Double Jeopardy in Illinois

May 13, 2019
 

Jennifer Pahre from the University of Illinois College of Law

University of Illinois College of Law

The Double Jeopardy Clause of the United States Constitution’s Fifth Amendment says that no person shall be  “…subject for the same offence to be twice put in jeopardy of life or limb...”  The basic notion is that the prosecution must present all its evidence in one and only one trial; a single chance is all it gets to prove its case. There are a few exceptions, and the Illinois Supreme Court, in People v. Drake, has now clarified one of the more interesting deviations.  

The case arose from serious burn injuries that a young boy sustained in a bathroom while in the care of his step-father, Gerald Drake.  In Drake’s trial for aggravated battery, the prosecution introduced testimony from a hospital nurse.  The nurse testified that the boy said he wanted to tell her something. And then, the boy told her that Gerald Drake had put hot water on him.

Other evidence was also introduced, including testimony from a physician who specializes in child abuse.  He said that the boy’s injuries were consistent with immersion in hot water.  There was testimony from an investigator that Gerald Drake was the only adult at home when the boy was hurt.  And Gerald Drake himself acknowledged in court that he falsely identified himself at the hospital.  But the nurse’s testimony was the only direct evidence that placed Drake in the bathroom with the boy.

At the end of the trial, Drake was found guilty.  On appeal, however, the reviewing court determined that the nurse’s testimony should not have been admitted, because her quoting what the boy said to her was hearsay.  Hearsay is an out-of-court statement used to prove the truth of what it says.  There are exceptions to the hearsay rule that can apply when a statement has some independent quality that makes it reliable.  But the exception the trial court used, that the statement was made for medical treatment, did not apply.  So, the appellate court found that the nurse’s statement should not have been admitted.  This meant that the verdict had to be thrown out, because the case was built upon the nurse’s testimony.  And this meant that Gerald Drake’s troubles were over, because he could not be retried without violating the Double Jeopardy Clause.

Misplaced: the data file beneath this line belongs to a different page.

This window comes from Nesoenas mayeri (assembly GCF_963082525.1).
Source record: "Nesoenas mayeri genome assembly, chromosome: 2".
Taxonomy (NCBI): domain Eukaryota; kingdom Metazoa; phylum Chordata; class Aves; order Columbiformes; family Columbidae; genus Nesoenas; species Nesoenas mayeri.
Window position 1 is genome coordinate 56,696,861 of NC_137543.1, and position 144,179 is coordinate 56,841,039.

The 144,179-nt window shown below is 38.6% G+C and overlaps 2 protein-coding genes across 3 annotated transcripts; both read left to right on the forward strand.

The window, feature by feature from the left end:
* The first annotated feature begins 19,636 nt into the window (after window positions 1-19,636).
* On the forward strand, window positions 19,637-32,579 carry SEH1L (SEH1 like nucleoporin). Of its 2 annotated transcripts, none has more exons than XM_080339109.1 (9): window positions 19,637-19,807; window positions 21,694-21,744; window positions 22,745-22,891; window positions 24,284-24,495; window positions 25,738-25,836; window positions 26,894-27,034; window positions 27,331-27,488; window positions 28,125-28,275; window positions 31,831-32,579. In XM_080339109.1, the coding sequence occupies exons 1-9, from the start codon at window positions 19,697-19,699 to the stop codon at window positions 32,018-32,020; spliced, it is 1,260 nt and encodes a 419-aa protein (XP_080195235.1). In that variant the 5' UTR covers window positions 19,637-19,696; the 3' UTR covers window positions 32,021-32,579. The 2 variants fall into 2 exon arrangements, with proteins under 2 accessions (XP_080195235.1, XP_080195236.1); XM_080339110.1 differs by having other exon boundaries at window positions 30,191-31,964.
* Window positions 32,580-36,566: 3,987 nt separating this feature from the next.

But the Illinois Supreme Court took a different view.  It found that there was plenty of testimony that implicated Drake: the physician, the investigator, Drake’s own statements, and the fact that he was the only adult present in the home when the injury occurred.  And while retrial could not occur if the evidence introduced at trial was insufficient to sustain a conviction, there can be a retrial if the evidence could reasonably support a finding of guilt beyond a reasonable doubt.  Finally, the Illinois Supreme Court said that the erroneously-admitted evidence may be included in that assessment.  So, because a juror could reasonably view all the evidence and find Drake guilty under the law, the Illinois Supreme Court determined that Gerald Drake may be retried. 

Supreme Court Justice Oliver Wendell Holmes once said, “…it is less evil that some criminals should escape than that the Government should play an ignoble part.”  But he also said, justice “…is due to the accuser...”  And now, Gerald Drake’s stepson will have his justice.